Tuesday, June 24, 2008

whence Carbon?

I think I must be looking forward to Daniel's vacation nearly as much as he is himself, so I can get off this bus, but that time isn't here yet.

In the 5th installment in his series on myths about Snow Leopard Mr. Dilger addresses the notion that Snow Leopard abandons Carbon.

Carbon is the component of Mac OS X which derives from what the Mac OS was before it was combined with NEXTSTEP cum OpenStep. Loosely speaking, it was what was left after the 10% of Mac OS APIs that were incompatible with protected memory and preemptive multitasking were combed out, the remaining 90% were tuned up, and some of them were woven into lower level components that also served Cocoa, which derived from OpenStep. Carbon first appeared in Mac OS 8.6, allowing developers to get an early start on converting their applications so they would run on Mac OS X, when it was eventually released, and conversely apps written for Mac OS X using Carbon would also run on the final version of the classic Mac OS (9.2.2).

It was a good plan for a smooth transition, but it left Mac OS X with what were initially two distinct native GUIs, Carbon, derived from Mac OS, and Cocoa, derived from OpenStep, which complicated further development.

This state of affairs continued until Apple's WWDC 2007, during which it became evident that the Carbon GUI would not be making the jump from 32-bit to 64-bit computing, despite that some developers had already received advanced distributions of the developer tools including 64-bit Carbon, meaning it was a strategic decision rather than one driven by technical difficulties. Once the smoke cleared, it was also plain that 32-bit Carbon wasn't going away, certainly not in Leopard, and probably not for years to come.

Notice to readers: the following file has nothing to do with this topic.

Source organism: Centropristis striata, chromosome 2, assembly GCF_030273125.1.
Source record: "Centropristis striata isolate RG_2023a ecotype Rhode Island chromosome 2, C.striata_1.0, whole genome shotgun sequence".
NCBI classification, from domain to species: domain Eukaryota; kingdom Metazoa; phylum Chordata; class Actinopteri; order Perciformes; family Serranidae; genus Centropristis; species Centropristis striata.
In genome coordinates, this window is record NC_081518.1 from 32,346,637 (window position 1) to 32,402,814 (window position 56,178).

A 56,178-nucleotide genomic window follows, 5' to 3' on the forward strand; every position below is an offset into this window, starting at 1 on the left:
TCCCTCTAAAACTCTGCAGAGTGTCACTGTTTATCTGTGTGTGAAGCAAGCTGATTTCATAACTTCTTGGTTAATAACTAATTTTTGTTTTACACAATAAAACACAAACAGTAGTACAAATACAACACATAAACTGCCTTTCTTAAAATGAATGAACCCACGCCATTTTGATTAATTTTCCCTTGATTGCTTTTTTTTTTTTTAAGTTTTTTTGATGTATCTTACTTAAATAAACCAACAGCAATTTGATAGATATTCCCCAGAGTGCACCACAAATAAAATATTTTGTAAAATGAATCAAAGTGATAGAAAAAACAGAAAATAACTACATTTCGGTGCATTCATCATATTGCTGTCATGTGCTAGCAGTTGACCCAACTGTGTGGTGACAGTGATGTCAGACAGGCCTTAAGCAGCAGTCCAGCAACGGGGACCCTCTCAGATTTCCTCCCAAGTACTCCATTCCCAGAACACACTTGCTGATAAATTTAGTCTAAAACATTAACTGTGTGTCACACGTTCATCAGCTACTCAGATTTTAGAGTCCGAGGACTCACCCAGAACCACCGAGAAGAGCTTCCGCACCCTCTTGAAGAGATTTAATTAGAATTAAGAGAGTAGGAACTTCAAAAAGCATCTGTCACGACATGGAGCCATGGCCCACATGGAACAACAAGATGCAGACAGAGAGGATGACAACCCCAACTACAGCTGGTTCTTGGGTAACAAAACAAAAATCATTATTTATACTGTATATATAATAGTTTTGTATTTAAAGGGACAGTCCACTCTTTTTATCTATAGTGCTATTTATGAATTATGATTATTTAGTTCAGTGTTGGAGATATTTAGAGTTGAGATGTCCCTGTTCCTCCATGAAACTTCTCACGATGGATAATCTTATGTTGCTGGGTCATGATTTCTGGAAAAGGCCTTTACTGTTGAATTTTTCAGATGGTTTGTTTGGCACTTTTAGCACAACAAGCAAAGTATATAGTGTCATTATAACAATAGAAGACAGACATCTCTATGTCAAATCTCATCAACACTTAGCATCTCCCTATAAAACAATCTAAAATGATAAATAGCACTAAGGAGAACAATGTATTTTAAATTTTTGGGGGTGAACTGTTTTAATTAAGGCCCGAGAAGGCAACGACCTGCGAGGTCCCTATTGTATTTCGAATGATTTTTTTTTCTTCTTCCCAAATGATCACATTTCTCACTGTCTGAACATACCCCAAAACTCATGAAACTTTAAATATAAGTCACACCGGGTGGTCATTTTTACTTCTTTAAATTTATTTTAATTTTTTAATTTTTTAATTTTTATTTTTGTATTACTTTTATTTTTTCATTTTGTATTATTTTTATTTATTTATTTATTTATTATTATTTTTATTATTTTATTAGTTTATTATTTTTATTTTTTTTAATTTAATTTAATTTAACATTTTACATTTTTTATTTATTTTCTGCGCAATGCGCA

(What follows is technically supposition or second-hand summation, since I'm not personally familiar with the APIs in question.)

By this time much of what had originally been Carbon had already been moved into or replaced by lower level components of Mac OS X, and were as much part of Cocoa as part of Carbon. Cocoa had also collected references to many or most of the remaining pieces of Carbon, so it had become relatively simple to use them from within a Cocoa application. What was left that was still identifiably Carbon, the part that wouldn't be making the 64-bit transition, was mainly GUI objects and drawing routines. These remain for compatibility with older software, as Cocoa's GUI support is considerably more sophisticated.

The future is Cocoa, but that doesn't mean your Carbon apps won't run on Snow Leopard, or even on Mac OS X 10.7, whenever it comes along.

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